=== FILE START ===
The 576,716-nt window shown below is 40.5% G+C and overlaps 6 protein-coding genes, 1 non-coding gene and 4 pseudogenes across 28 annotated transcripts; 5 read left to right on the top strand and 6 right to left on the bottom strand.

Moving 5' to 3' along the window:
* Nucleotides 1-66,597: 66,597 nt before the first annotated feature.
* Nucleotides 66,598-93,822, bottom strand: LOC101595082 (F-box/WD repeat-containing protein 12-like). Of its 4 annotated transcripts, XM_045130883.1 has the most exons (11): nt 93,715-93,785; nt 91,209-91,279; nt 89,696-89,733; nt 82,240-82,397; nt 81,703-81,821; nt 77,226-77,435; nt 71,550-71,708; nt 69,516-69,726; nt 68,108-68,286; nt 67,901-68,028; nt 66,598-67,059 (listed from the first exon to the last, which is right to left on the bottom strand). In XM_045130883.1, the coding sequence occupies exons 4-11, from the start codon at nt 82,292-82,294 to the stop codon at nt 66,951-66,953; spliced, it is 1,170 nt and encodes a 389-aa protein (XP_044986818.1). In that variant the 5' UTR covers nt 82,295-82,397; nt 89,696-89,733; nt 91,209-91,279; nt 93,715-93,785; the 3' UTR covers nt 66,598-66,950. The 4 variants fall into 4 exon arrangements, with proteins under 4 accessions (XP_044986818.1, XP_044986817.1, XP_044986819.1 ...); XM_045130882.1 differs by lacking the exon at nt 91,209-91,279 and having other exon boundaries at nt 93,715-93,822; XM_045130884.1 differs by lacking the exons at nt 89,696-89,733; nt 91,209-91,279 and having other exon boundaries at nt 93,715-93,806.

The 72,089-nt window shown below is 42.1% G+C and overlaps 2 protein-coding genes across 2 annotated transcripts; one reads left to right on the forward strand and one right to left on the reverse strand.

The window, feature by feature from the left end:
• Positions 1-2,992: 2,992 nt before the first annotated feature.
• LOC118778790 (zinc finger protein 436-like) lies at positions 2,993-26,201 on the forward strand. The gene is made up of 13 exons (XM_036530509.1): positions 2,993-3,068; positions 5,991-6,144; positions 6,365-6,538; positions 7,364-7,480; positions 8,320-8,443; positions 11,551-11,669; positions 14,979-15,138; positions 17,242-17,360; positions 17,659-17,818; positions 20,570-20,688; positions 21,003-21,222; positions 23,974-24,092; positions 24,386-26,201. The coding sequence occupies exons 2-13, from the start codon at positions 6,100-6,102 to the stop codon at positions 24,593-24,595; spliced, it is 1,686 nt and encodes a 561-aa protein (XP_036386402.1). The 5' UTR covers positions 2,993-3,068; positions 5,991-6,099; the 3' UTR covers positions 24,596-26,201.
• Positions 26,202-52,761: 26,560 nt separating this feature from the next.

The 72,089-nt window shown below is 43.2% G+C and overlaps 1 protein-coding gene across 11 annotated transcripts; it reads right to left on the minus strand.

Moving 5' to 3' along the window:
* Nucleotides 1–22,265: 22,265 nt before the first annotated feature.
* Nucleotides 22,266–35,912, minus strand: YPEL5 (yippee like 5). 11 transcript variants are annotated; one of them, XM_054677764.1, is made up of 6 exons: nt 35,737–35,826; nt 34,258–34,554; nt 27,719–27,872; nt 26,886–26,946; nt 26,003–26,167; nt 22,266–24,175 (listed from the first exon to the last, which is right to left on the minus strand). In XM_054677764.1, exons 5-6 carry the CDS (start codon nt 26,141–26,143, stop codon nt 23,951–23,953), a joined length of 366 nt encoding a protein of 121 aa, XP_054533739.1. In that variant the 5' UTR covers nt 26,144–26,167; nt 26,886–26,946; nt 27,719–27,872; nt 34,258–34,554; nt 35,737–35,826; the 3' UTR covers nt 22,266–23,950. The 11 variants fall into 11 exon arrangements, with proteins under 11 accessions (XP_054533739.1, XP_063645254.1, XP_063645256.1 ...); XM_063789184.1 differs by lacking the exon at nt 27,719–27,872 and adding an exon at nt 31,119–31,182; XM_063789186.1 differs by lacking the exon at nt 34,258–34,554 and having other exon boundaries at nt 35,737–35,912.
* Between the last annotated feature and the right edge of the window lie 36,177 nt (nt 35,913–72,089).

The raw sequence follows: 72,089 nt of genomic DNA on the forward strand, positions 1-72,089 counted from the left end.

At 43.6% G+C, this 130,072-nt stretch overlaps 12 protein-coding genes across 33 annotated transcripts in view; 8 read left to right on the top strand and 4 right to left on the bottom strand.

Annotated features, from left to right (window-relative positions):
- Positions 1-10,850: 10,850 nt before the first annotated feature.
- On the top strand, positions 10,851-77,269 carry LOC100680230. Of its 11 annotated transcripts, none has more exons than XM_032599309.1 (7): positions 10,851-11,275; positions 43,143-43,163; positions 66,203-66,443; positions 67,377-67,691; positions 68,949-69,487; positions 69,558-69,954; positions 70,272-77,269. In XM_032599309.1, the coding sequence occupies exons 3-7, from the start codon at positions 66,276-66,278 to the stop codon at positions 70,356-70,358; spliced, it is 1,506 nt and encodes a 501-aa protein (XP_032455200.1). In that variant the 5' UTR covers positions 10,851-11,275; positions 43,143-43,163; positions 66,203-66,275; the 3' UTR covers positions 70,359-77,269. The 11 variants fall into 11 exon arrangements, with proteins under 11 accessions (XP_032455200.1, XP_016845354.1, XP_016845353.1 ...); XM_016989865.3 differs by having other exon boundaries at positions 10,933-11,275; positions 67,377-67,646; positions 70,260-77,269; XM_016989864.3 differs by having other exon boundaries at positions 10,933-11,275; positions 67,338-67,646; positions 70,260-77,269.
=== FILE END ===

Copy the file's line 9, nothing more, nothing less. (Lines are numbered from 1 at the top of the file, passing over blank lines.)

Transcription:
• Positions 26,202-52,761: 26,560 nt separating this feature from the next.